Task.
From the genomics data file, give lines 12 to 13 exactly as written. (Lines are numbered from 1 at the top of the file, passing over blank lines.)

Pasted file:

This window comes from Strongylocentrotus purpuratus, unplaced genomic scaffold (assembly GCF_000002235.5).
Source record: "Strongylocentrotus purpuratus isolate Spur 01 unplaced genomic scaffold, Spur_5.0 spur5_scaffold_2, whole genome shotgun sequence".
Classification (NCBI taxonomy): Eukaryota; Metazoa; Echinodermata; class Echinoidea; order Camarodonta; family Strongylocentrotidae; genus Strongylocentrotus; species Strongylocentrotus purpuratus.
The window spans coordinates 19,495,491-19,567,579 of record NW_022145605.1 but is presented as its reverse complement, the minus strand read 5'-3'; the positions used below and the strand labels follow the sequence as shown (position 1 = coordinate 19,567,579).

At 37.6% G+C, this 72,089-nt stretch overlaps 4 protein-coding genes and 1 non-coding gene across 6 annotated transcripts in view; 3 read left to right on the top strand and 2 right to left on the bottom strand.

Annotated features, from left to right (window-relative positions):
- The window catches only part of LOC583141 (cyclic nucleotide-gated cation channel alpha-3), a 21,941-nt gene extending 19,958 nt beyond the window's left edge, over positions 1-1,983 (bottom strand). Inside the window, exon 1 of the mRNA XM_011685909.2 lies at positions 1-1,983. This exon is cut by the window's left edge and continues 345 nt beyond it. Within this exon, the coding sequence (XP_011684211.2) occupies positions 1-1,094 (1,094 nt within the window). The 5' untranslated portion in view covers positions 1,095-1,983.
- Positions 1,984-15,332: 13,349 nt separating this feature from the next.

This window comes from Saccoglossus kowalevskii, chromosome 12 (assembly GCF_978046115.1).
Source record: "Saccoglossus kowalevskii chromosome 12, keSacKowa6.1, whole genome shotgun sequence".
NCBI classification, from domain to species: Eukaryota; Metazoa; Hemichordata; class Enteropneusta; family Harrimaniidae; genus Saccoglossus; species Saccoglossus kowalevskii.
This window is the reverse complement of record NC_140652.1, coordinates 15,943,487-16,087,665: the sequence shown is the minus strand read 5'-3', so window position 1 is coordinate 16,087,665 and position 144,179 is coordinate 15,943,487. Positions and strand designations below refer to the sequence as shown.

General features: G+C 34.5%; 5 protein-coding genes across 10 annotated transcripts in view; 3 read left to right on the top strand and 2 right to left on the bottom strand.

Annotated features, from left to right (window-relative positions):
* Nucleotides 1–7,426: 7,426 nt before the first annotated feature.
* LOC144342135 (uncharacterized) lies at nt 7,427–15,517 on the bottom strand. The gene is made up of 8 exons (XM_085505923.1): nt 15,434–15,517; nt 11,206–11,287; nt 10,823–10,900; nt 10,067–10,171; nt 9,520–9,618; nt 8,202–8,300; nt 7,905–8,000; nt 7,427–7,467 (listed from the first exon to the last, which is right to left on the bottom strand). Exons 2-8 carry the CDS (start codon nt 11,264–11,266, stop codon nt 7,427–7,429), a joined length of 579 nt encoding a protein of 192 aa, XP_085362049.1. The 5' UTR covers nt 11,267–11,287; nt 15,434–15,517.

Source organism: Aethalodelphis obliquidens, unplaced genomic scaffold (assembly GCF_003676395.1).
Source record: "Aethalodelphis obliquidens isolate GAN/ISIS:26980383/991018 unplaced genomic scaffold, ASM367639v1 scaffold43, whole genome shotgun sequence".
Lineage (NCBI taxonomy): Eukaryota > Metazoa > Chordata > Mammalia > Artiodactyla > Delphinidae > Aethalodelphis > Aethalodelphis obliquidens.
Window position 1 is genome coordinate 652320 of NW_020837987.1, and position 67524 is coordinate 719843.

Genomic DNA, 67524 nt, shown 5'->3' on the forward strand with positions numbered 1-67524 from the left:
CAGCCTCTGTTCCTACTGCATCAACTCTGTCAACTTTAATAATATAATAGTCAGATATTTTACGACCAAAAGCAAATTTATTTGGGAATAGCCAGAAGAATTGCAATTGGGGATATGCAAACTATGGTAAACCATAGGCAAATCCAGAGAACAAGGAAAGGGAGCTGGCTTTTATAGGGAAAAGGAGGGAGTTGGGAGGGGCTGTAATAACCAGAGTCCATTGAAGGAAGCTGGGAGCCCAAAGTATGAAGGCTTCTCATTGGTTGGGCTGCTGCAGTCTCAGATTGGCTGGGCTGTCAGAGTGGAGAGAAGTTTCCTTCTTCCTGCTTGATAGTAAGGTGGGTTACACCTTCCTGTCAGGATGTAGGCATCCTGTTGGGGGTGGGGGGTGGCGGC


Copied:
This window is the reverse complement of record NC_140652.1, coordinates 15,943,487-16,087,665: the sequence shown is the minus strand read 5'-3', so window position 1 is coordinate 16,087,665 and position 144,179 is coordinate 15,943,487. Positions and strand designations below refer to the sequence as shown.

General features: G+C 34.5%; 5 protein-coding genes across 10 annotated transcripts in view; 3 read left to right on the top strand and 2 right to left on the bottom strand.